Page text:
Homology Model of Dihydropyridine Receptor: Implications for L-type Ca2+ Channel Modulation by Agonists and Antagonists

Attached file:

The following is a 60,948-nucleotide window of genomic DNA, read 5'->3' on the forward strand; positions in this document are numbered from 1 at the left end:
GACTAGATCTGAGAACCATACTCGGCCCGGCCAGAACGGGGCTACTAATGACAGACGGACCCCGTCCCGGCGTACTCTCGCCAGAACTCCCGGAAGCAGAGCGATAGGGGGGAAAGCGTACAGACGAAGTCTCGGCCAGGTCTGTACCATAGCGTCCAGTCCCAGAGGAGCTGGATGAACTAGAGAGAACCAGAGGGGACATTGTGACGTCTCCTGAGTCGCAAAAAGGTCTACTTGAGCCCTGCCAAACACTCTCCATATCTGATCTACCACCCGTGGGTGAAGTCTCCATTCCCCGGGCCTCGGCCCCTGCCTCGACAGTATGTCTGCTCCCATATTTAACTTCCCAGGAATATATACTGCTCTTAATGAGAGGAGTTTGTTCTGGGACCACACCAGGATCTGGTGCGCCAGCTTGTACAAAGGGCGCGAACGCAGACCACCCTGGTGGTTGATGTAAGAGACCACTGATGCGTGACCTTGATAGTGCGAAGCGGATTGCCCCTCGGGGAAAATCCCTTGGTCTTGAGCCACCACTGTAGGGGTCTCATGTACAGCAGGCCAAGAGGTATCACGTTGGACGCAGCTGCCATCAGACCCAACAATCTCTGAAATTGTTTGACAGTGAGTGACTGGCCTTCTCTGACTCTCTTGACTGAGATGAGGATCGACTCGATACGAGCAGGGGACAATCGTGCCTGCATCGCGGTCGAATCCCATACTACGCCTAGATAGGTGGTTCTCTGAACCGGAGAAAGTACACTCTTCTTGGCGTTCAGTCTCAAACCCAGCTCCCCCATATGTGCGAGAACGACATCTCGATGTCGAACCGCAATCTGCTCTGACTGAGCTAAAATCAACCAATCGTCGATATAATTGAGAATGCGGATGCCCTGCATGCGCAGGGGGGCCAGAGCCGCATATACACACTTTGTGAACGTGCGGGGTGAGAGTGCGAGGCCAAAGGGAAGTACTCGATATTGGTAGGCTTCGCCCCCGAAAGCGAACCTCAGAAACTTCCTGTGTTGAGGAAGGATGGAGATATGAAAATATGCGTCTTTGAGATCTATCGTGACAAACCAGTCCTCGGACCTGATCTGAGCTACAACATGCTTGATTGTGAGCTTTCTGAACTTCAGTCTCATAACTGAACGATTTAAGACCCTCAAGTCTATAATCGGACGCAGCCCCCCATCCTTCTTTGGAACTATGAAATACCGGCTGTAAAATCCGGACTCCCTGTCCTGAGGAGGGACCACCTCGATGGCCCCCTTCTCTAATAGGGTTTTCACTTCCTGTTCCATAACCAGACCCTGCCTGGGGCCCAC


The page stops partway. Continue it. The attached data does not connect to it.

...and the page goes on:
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L-type calcium channels (LCCs) are transmembrane (TM) proteins that respond to membrane depolarization by selectively permeating Ca(2+) ions. Dihydropyridine (DHP) agonists and antagonist modulate Ca(2+) permeation by stabilizing, respectively, the open and closed states of the channel. The mechanism of action of these drugs remains unclear. Using, as a template, the crystal structure of the KcsA K(+) channel (Doyle et al. (1998) Science 280, 69-77), we have built several homology models of LCC with alternative alignments of TM segments between the proteins. In each model, nifedipine was docked in the pore region and in the interface between repeats III and IV. Several starting structures were generated by constraining the ligand to residues whose mutations reportedly affect DHP binding (DHP-sensing residues). These structures were Monte Carlo-minimized with and without constraints. In the complex with the maximum number of contacts between the ligand and DHP-sensing residues and the lowest ligand-receptor energy, the drug fits snugly in the "water-lake" cavity between segments S6s, which were aligned with M2 segment of KcsA as proposed for Na(+) channel (Lipkind and Fozzard (2000) Biochemistry 39, 8161-8170). In the flattened-boat conformation of DHP ring, the NH group at the stern approaches the DHP-sensing tyrosines in segments IIIS6 and IVS6. Stacking interactions of IVS6 Tyr with the bowsprit aromatic ring stabilize the ligand's orientation in which the starboard COOMe group coordinates Ca(2+) ion chelated by two conserved glutamates in the selectivity filter. In the inverted teepee structure of LCC, the portside COOMe group approaches a bracelet of conserved hydrophobic residues at the helical-bundle crossing, which may function as the activation gate. The dimensions of the gate may readily change upon small rotation of the pore-forming TM segments. The end of the portside group is hydrophobic in nifedipine, (R)-Bay K 8644, and other antagonists. Favorable interactions of this group with the hydrophobic bracelet would stabilize its closed conformation. In contrast, (S)-Bay K 8644 and several other agonists have hydrophilic groups at the portside. Unfavorable interactions of the hydrophilic group with the hydrophobic bracelet would destabilize its closed conformation thereby stabilizing the open conformation. In the agonist-bound channel, Ca(2+) ions would permeate between the hydrophilic face of the ligand and conserved hydrophilic residues in segments IS6 and IIS6. Our model suggests mutational experiments that could further our understanding of the pharmacological modulation of voltage-gated ion channels.